President Trump's decision last week to bypass GOP congressional leaders Mitch McConnell and Paul Ryan and reach a budget compromise with Chuck Schumer and Nancy Pelosi, their equally cynical counterparts in the Democratic leadership, should be recognized for what it was: a long-overdue masterclass in the art of the deal. It was also, frankly, a killer ratings move. Only a preening ninny could fail to enjoy the spectacle of McConnell and Ryan's much-deserved humiliation at the hands of an ostensibly Republican president.
I say "ostensibly" because it has never been entirely clear to me that Trump considers himself a member in good standing of the venerable party of Coolidge, Reagan, and Lincoln Chafee. On Twitter, for example, Trump refers to "Republicans" in the second person, as if they were somewhat disappointing, mentally negligible, unfortunately recalcitrant underlings rather than honored colleagues or fellow warriors in some kind of grand cause. Certainly he doesn't care very much about the party's political fortunes insofar as they are distinct from his own or have any use for the childish, passive-aggressive debt-ceiling manipulation that have stood Republicans in good stead these last many years. The GOP was merely a convenient vehicle for Trump's political ambitions. But if the last eight months have shown us anything, it is that it has outgrown its use — for him and the rest of the country.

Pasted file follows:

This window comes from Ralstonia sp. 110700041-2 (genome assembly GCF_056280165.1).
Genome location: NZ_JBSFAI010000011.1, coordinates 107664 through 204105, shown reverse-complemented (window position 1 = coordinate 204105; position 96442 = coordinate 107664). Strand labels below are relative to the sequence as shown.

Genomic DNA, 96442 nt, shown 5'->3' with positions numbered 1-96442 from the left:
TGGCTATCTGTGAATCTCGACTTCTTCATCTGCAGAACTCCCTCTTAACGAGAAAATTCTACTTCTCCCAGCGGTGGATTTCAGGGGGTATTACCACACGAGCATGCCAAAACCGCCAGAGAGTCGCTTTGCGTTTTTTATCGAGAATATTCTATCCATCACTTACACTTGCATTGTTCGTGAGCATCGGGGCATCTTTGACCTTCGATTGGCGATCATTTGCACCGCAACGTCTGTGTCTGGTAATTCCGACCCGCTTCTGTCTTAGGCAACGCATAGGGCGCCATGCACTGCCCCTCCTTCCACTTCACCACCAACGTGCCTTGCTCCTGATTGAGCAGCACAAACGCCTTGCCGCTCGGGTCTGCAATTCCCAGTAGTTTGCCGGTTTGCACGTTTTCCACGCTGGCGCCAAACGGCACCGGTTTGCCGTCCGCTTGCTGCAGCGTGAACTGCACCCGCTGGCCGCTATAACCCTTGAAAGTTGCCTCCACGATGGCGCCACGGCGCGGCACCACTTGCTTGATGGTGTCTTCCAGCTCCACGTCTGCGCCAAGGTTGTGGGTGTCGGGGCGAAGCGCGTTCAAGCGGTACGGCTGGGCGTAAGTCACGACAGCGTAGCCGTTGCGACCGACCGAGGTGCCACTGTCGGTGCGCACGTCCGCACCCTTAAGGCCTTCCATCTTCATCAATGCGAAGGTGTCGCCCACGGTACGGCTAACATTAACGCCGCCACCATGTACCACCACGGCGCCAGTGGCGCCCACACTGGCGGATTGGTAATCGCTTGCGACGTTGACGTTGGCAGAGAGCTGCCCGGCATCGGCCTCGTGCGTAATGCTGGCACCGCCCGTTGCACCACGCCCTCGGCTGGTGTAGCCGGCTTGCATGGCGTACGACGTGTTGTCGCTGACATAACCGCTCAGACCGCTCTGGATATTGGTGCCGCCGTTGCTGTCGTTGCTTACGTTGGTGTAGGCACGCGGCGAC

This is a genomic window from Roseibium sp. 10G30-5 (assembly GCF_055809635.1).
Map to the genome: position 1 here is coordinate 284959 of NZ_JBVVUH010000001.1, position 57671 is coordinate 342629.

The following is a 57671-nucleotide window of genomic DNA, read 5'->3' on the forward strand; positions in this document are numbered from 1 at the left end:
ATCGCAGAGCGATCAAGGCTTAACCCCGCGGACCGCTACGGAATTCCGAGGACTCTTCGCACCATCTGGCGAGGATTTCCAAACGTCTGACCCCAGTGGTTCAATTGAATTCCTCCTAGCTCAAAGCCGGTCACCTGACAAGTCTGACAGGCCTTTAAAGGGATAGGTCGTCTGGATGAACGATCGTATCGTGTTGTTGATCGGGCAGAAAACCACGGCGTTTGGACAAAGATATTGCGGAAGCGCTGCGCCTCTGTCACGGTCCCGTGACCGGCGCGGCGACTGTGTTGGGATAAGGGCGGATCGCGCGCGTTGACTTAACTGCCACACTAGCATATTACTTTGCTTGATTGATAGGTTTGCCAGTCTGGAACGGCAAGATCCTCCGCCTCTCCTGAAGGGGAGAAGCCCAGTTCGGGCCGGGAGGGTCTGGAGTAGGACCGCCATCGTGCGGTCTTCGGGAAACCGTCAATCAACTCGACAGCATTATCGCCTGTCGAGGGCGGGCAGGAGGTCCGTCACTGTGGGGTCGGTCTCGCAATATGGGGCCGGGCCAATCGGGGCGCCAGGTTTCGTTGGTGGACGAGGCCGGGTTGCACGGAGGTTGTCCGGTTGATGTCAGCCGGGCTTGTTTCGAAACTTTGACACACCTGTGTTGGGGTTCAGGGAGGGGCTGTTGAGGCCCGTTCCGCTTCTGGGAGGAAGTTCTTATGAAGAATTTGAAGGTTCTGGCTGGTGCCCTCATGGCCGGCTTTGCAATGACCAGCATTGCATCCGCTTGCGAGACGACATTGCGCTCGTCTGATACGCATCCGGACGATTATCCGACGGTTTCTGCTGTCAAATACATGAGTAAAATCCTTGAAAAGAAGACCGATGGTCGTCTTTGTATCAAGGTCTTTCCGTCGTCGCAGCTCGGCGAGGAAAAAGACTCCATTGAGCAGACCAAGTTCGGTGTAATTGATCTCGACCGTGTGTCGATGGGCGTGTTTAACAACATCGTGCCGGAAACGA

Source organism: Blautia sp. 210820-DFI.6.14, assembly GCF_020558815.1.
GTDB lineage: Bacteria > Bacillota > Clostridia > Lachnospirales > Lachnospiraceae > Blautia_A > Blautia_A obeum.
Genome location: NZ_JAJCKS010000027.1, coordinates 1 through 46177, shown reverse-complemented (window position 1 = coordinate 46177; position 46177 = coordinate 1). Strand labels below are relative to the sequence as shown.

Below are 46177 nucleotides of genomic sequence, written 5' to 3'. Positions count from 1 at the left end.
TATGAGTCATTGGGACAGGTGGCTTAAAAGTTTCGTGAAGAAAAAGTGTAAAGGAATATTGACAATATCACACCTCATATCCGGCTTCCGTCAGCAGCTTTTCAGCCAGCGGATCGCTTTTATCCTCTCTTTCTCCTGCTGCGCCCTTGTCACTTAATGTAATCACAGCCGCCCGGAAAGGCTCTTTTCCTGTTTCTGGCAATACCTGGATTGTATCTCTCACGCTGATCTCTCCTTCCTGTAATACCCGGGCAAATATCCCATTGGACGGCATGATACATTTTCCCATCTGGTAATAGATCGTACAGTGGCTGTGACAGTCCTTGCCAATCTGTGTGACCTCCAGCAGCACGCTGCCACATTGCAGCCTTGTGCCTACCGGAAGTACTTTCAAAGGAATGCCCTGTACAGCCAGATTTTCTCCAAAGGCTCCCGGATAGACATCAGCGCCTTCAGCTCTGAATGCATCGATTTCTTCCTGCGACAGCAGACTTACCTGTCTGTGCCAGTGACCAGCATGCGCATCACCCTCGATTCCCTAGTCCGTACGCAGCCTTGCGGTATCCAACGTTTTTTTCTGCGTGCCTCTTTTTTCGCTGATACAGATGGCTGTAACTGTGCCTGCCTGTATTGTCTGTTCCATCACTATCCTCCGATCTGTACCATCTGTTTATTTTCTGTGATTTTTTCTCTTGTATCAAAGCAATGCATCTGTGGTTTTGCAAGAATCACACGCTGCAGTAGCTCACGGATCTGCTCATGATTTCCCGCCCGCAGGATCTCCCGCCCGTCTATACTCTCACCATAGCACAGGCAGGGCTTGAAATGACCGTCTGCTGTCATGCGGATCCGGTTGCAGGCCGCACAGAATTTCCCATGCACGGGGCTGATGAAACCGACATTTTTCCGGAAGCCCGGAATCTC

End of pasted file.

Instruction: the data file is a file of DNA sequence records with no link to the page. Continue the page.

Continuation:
President Trump should quit the Republican Party. Or better yet, he should fire them.
Imagine if he announced this week that he is no longer a Republican, or rather that the GOP is no longer his party, a move that would be absolutely unprecedented in our history. How many people in the White House would head for the exits immediately? Would Mike Pence resign the vice presidency or stay on in the hope of somehow benefiting from a future Trump stumble? Would impeachment be on the table suddenly?
But once the dust settled, think of the possibilities. Divorcing the GOP might allow Trump, finally, to concentrate on those aspects of his platform — shoring up our entitlements, undertaking a vast program of infrastructure spending, fixing or quitting our ludicrous trade deals, coming up with a superior, more humane health-care program, not fighting unnecessary wars — that are viewed with indifference or outright loathing by much of the Republican Party in Congress and by vast swathes of the wider GOP-aligned parts of the media.
This wouldn't just be an amazing second act for Trump's flying circus of a political career. It would also, in a single Death Star-like instant, destroy the illusion that the calcified two-party system accurately represents the views and aspirations of some 300-plus million Americans. If Trump were to run for re-election in 2020 on an independent platform having managed to implement at least some of his agenda with the help of people of good will in both parties, it could mean the end of an absurd quadrennial in which people vote against their conscience or their economic interest because they don't want to throw away their votes on a third-party candidate with no chance of earning a single electoral vote.
Many Republicans would still get behind Trump, of course, especially those looking for an endorsement that would suddenly no longer be a given; so too, one suspects, might certain Democrats. Meanwhile, the whole revolting industry of blue-blazered conservabro consulting types and liberal Manhattanite woke capitalist shills would be dissolved; the sinuous continuum of obscene donor money would fall apart, and the swamp would finally be drained.
Surely this is Trump's golden path, the deal to end all deals. For his own good, for that of the country, just for laughs — or for all three — he should stop being a Republican. Mr. President, it is your destiny.